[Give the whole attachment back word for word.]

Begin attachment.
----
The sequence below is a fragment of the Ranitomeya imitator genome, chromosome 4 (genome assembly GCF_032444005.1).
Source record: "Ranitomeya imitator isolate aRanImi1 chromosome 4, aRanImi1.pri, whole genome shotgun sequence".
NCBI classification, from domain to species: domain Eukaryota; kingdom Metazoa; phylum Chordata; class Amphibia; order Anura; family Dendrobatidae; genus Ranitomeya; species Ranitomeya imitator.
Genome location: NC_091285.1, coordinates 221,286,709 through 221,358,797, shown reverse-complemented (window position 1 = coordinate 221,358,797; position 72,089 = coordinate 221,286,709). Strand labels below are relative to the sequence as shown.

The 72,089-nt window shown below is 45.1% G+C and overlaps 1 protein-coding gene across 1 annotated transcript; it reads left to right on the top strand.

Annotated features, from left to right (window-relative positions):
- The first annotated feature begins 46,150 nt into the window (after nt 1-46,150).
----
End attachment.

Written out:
The sequence below is a fragment of the Ranitomeya imitator genome, chromosome 4 (genome assembly GCF_032444005.1).
Source record: "Ranitomeya imitator isolate aRanImi1 chromosome 4, aRanImi1.pri, whole genome shotgun sequence".
NCBI classification, from domain to species: domain Eukaryota; kingdom Metazoa; phylum Chordata; class Amphibia; order Anura; family Dendrobatidae; genus Ranitomeya; species Ranitomeya imitator.
Genome location: NC_091285.1, coordinates 221,286,709 through 221,358,797, shown reverse-complemented (window position 1 = coordinate 221,358,797; position 72,089 = coordinate 221,286,709). Strand labels below are relative to the sequence as shown.

The 72,089-nt window shown below is 45.1% G+C and overlaps 1 protein-coding gene across 1 annotated transcript; it reads left to right on the top strand.

Annotated features, from left to right (window-relative positions):
- The first annotated feature begins 46,150 nt into the window (after nt 1-46,150).